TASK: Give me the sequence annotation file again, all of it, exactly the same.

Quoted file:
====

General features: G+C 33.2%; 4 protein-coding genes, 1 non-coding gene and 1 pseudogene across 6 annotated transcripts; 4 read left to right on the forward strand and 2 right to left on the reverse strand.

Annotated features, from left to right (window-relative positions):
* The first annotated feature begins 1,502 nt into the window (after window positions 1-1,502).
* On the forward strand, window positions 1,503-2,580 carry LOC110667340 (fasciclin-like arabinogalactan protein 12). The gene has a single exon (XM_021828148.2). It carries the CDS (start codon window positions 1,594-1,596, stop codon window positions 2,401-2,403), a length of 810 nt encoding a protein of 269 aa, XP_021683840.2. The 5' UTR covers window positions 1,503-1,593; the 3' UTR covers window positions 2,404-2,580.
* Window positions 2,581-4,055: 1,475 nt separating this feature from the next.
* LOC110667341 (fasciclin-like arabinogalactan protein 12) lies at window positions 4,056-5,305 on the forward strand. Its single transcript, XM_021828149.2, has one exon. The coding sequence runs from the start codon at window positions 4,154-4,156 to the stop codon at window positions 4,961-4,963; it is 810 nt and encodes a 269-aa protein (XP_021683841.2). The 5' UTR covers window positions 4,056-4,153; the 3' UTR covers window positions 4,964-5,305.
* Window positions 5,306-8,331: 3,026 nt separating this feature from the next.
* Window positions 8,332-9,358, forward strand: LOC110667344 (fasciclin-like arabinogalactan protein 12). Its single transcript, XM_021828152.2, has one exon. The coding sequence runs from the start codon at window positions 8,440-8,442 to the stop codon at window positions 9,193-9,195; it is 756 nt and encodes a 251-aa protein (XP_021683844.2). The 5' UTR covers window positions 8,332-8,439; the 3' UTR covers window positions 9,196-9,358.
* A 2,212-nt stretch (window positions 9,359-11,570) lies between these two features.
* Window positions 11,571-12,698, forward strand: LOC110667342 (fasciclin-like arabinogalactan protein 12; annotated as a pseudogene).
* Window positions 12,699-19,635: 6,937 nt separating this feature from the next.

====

General features: G+C 33.2%; 4 protein-coding genes, 1 non-coding gene and 1 pseudogene across 6 annotated transcripts; 4 read left to right on the forward strand and 2 right to left on the reverse strand.

Annotated features, from left to right (window-relative positions):
* The first annotated feature begins 1,502 nt into the window (after window positions 1-1,502).
* On the forward strand, window positions 1,503-2,580 carry LOC110667340 (fasciclin-like arabinogalactan protein 12). The gene has a single exon (XM_021828148.2). It carries the CDS (start codon window positions 1,594-1,596, stop codon window positions 2,401-2,403), a length of 810 nt encoding a protein of 269 aa, XP_021683840.2. The 5' UTR covers window positions 1,503-1,593; the 3' UTR covers window positions 2,404-2,580.
* Window positions 2,581-4,055: 1,475 nt separating this feature from the next.
* LOC110667341 (fasciclin-like arabinogalactan protein 12) lies at window positions 4,056-5,305 on the forward strand. Its single transcript, XM_021828149.2, has one exon. The coding sequence runs from the start codon at window positions 4,154-4,156 to the stop codon at window positions 4,961-4,963; it is 810 nt and encodes a 269-aa protein (XP_021683841.2). The 5' UTR covers window positions 4,056-4,153; the 3' UTR covers window positions 4,964-5,305.
* Window positions 5,306-8,331: 3,026 nt separating this feature from the next.
* Window positions 8,332-9,358, forward strand: LOC110667344 (fasciclin-like arabinogalactan protein 12). Its single transcript, XM_021828152.2, has one exon. The coding sequence runs from the start codon at window positions 8,440-8,442 to the stop codon at window positions 9,193-9,195; it is 756 nt and encodes a 251-aa protein (XP_021683844.2). The 5' UTR covers window positions 8,332-8,439; the 3' UTR covers window positions 9,196-9,358.
* A 2,212-nt stretch (window positions 9,359-11,570) lies between these two features.
* Window positions 11,571-12,698, forward strand: LOC110667342 (fasciclin-like arabinogalactan protein 12; annotated as a pseudogene).
* Window positions 12,699-19,635: 6,937 nt separating this feature from the next.